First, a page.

Study of Indigenous and local communities finds happiness doesn’t cost much

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Study of Indigenous and local communities finds happiness doesn't cost much


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Many Indigenous peoples and local communities around the world are leading very satisfying lives despite having very little money. This is the conclusion of a study by the Institute of Environmental Science and Technology of the Universitat Autònoma de Barcelona (ICTA-UAB), which shows that many societies with very low monetary income have remarkably high levels of life satisfaction, comparable to those in wealthy countries.

Economic growth is often prescribed as a sure way of increasing the well-being of people in low-income countries, and global surveys in recent decades have supported this strategy by showing that people in high-income countries tend to report higher levels of life satisfaction than those in low-income countries. This strong correlation might suggest that only in rich societies can people be happy.

However, a recent study conducted by ICTA-UAB in collaboration with McGill University in Canada suggests that there may be good reasons to question whether this link is universal. While most global polls, such as the World Happiness Report, gather thousands of responses from the citizens of industrialized societies, they tend to overlook people in small-scale societies on the fringes, where the exchange of money plays a minimal role in everyday life and livelihoods depend directly on nature.

The research, published in Proceedings of the National Academy of Sciences (PNAS), consisted of a survey of 2,966 people from Indigenous and local communities in 19 globally distributed sites. Only 64% of surveyed households had any cash income. The results show that “surprisingly, many populations with very low monetary incomes report very high average levels of life satisfaction, with scores similar to those in ,” says Eric Galbraith, researcher at ICTA-UAB and McGill University and lead author of the study.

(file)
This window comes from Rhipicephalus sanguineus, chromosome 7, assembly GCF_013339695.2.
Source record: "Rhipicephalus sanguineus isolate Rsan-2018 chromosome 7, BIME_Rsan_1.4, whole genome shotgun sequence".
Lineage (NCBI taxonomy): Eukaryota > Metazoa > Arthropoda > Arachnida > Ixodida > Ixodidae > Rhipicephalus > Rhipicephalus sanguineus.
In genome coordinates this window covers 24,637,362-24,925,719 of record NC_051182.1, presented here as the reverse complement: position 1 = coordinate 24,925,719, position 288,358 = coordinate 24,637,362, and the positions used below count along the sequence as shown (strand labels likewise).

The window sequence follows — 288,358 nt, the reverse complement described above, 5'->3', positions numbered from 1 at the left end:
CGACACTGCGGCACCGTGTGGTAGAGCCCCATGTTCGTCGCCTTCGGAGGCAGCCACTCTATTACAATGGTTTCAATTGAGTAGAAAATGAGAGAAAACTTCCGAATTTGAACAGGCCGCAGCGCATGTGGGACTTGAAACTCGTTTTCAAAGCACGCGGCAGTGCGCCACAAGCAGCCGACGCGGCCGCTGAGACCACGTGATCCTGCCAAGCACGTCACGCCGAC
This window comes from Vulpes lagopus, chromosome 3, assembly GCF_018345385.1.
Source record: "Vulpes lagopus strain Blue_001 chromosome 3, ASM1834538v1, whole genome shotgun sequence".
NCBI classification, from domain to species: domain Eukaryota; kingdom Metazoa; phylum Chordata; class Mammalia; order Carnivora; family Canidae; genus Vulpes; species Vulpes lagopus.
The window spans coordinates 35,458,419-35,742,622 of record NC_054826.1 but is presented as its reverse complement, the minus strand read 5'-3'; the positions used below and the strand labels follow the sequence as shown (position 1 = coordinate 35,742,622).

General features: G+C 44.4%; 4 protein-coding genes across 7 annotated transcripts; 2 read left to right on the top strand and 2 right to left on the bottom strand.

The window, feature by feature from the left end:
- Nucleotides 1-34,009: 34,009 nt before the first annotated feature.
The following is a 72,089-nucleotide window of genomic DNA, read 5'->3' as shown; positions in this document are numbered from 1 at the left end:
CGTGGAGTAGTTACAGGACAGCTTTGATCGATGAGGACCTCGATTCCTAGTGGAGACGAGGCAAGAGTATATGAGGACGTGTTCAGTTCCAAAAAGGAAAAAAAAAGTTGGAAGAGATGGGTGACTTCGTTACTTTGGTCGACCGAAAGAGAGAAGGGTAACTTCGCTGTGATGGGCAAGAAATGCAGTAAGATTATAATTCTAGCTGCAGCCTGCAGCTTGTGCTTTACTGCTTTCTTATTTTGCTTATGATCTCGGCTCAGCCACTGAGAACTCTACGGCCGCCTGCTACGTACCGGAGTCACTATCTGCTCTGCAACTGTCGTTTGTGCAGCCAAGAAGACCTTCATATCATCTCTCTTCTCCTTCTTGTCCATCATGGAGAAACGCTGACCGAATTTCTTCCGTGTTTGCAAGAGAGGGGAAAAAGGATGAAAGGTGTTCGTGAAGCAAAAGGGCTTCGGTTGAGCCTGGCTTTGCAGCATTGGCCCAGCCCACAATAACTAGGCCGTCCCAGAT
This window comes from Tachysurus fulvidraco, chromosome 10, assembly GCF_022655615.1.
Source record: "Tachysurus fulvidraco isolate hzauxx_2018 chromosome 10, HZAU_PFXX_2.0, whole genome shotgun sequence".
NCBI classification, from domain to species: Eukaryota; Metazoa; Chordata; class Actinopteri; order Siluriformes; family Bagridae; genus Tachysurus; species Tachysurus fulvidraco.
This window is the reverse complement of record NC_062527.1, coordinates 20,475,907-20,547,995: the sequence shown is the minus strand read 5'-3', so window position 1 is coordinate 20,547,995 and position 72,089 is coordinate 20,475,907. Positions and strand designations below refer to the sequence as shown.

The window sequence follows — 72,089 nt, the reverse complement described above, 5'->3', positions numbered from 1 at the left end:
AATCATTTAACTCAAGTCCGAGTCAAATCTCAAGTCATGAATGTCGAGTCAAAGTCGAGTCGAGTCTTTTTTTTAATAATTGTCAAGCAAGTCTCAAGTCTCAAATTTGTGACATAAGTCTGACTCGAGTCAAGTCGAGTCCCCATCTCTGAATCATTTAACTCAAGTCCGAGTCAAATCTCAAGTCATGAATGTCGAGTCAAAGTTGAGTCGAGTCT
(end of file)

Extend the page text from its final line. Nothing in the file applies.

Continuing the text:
The average life satisfaction score across the studied small-scale societies was 6.8 on a scale of 0–10. Although not all societies reported being highly satisfied—averages were as low as 5.1—four of the sites reported average scores higher than 8, typical of wealthy Scandinavian countries in other polls, “and this is so, despite many of these societies having suffered histories of marginalization and oppression.”

The results are consistent with the notion that human societies can support very satisfactory lives for their members without necessarily requiring high degrees of material wealth, as measured in monetary terms.

“The strong correlation frequently observed between income and life satisfaction is not universal and proves that wealth—as generated by industrialized economies—is not fundamentally required for humans to lead happy lives,” says Victoria Reyes-Garcia, ICREA researcher at ICTA-UAB and senior author of the study.

The findings are good news for sustainability and human happiness, as they provide strong evidence that resource-intensive is not required to achieve high levels of subjective well-being.

The researchers highlight that, although they now know that people in many Indigenous and report high levels of life satisfaction, they do not know why.

Prior work would suggest that family and and relationships, spirituality, and connections to nature are among the on which this happiness is based, “but it is possible that the important factors differ significantly between societies or, conversely, that a small subset of factors dominates everywhere. I would hope that, by learning more about what makes life satisfying in these diverse communities, it might help many others to lead more satisfying lives while addressing the sustainability crisis,” Galbraith concludes.

More information:
High life satisfaction reported among small-scale societies with low incomes, Proceedings of the National Academy of Sciences (2024). DOI: 10.1073/pnas.2311703121. doi.org/10.1073/pnas.2311703121

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Study of Indigenous and local communities finds happiness doesn’t cost much (2024, February 5)
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